These days everything’s connected through the Internet, that constantly growing and evolving massive communications network. More and more devices are being connected (75 billion or so by 2025), forming a complex interrelated platform or ecosystem commonly referred to as the Internet of Things (IoT). This platform offers consumers convenience, ease of use, comprehensive information management and, unfortunately, unknown security risks. Every consumer wireless device—every smart appliance, every wearable, every medical implant, every door lock and thermostat, every self-driving car, every surveillance camera, every seemingly eavesdropping personal assistant —transmits data, very sensitive data at that, in order to keep everything working. Some of the time.
Meanwhile businesses are leveraging IoT to foster greater efficiency and productivity, gain real-time information and improve the customer experience by providing innovative solutions and devices. These solutions collect vast amounts of data across their enterprise and the third parties they may employ to support and deliver those services. A good deal of this information is generated by those third parties such as contractors and partners. This leaves business cybersecurity teams markedly more challenged and vulnerable to cyberattacks and data breaches through a vast IoT landscape that may provide open entry points that have either gone unnoticed, or worse, ignored.
State lawmakers have begun to enact sweeping security legislation to address these issues in lieu of slow action at the federal level. In June 2018 California became the first state to pass comprehensive consumer privacy regulations—the California Consumer Privacy Act (CCPA)—which will take effect in January 2020. This legislation broadens the definition of “personal information,” providing consumers with significantly more control over how their information is used, including how businesses collect, share and sell your information. However, it did not tackle IoT security specifically.
California doubled down on consumer privacy laws with the Security of Connected Devices Act (SB-327). This additional law will institute strict new regulations pertaining to connected devices, increase oversight on IoT security, and cover the data (beyond personal data) that IoT devices collect, store and transmit, thus expanding upon consumer privacy features contained in the CCPA legislation.
SB-327 will require manufacturers of connected devices to equip those devices, depending on their function, with “reasonable” security features that protect the device as well as “any information it may contain from unauthorized access, destruction, use, modification, or disclosure.” For example, users of new devices would be required to create a unique password before using the device for the first time, removing the default password problem and ensuring a stronger layer of password protection. Overall, consumers of these devices should feel a greater sense of control over their personal information.
“The net of this bill is it basically requires people to understand IoT devices,” said Charlie Miller, Senior Advisor at The Santa Fe Group. “It’s all good stuff and essential to have in place but one of the challenges will be how companies are required to monitor and demonstrate compliance with the law. The problem is no longer just exposure of one’s personal information but reducing exposure to many things, including one’s personal safety.”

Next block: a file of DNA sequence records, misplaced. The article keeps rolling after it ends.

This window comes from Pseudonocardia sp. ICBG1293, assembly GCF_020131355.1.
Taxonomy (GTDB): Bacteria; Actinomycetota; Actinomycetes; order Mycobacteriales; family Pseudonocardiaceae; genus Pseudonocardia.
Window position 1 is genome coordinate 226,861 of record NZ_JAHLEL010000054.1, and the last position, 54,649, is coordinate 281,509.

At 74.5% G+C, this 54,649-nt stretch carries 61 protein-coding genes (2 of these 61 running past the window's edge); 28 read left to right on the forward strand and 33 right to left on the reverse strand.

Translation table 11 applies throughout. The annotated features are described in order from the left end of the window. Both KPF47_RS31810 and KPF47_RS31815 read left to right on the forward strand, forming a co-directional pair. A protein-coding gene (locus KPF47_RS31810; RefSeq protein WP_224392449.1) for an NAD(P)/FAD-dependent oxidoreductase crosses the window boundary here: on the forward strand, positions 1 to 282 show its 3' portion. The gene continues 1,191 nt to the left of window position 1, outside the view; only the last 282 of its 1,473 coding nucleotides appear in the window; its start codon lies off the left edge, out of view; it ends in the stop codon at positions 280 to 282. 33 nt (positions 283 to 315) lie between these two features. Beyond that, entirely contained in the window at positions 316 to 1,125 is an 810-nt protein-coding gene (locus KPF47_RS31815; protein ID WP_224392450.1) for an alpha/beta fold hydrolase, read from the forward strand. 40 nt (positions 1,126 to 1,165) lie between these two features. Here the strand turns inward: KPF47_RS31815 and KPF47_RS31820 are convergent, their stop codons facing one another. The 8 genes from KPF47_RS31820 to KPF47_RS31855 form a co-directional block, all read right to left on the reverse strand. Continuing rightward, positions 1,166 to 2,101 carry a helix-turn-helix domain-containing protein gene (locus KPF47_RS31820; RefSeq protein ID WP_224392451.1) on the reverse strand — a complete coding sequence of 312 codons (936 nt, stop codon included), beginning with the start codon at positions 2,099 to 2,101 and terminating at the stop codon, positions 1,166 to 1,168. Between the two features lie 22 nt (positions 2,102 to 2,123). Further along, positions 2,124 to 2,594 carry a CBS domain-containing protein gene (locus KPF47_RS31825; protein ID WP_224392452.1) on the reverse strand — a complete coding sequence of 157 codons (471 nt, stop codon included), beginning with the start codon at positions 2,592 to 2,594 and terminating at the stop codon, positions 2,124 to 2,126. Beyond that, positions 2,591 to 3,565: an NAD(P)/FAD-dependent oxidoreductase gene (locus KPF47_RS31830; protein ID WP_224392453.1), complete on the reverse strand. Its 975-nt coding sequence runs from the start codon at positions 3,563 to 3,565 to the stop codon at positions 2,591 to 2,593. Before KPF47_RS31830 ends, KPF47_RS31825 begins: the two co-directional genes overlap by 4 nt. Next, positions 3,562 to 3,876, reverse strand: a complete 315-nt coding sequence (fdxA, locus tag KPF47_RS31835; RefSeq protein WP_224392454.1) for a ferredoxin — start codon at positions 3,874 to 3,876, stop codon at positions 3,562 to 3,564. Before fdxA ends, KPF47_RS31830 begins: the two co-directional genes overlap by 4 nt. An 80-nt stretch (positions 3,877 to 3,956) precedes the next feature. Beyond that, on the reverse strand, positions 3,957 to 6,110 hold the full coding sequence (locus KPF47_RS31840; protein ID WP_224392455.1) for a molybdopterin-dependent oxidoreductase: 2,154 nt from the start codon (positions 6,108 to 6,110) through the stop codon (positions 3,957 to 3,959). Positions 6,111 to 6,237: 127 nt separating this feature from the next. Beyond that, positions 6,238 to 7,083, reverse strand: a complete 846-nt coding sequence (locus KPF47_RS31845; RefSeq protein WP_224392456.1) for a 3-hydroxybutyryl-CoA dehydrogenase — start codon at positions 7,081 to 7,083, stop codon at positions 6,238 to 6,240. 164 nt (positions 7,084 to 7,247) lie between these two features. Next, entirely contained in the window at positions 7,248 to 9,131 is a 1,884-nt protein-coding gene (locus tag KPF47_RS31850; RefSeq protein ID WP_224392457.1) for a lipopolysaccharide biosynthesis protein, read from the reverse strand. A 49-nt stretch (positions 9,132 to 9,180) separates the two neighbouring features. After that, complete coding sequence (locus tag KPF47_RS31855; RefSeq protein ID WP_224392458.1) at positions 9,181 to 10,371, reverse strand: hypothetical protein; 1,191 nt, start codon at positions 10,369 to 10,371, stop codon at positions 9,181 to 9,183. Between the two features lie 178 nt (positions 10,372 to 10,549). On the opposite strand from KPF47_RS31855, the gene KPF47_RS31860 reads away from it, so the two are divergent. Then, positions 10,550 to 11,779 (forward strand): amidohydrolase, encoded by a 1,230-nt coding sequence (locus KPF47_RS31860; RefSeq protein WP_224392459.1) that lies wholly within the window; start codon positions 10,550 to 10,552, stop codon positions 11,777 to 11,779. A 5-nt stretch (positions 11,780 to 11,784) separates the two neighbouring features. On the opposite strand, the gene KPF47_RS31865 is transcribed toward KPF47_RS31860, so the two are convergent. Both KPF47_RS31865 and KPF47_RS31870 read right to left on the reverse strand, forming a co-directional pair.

Consider the fact that as more employees telecommute—working from home, airports or anywhere they can access the internet—they are potentially compromising their security. Many companies have been focused more on managing and securing internal workplace IoT devices as opposed to those in use by external third parties.
This lack of regulation, oversight and governance has slowed risk management efforts over IoT. As Miller notes, “Our research shows that there continues to be limited assignment of accountability and limited success in maintaining inventories of IoT devices within their organizations and their third party suppliers, which is essential to ensure they know what functions the devices perform, what security features are present, what data is collected and how it is secured and transmitted.”
The current threat landscape is real and expanding rapidly, consisting of countless avenues for malicious attacks: malware, ransomware, cryptojacking (mining sensitive data across devices for cryptocurrencies), phishing (mostly through email click-throughs), denial of service (DoS) attacks and botnets.
So, what can third party risk managers do to address these critical issues and mitigate risk? One major action would be to understand who in your organization is accountable for IoT. Develop a plan to inventory IoT devices, understand the risks they pose to your organization, ensure your internal and third party controls are assessed/validated to mitigate those risks, report results to your risk committee and include IoT risk in your education/awareness training and perform at all levels of the organization.
Additionally, IoT device manufacturers who wait or fail to comply with this law and implement these requirements related to consumer security and privacy measures may face financial penalties and fall behind those manufacturers who do comply.
At the very least, “This law will get people to pay attention to the risks posed by IoT devices, and given that this law is still somewhat open-ended, we should expect to see additional requirements,” Miller said.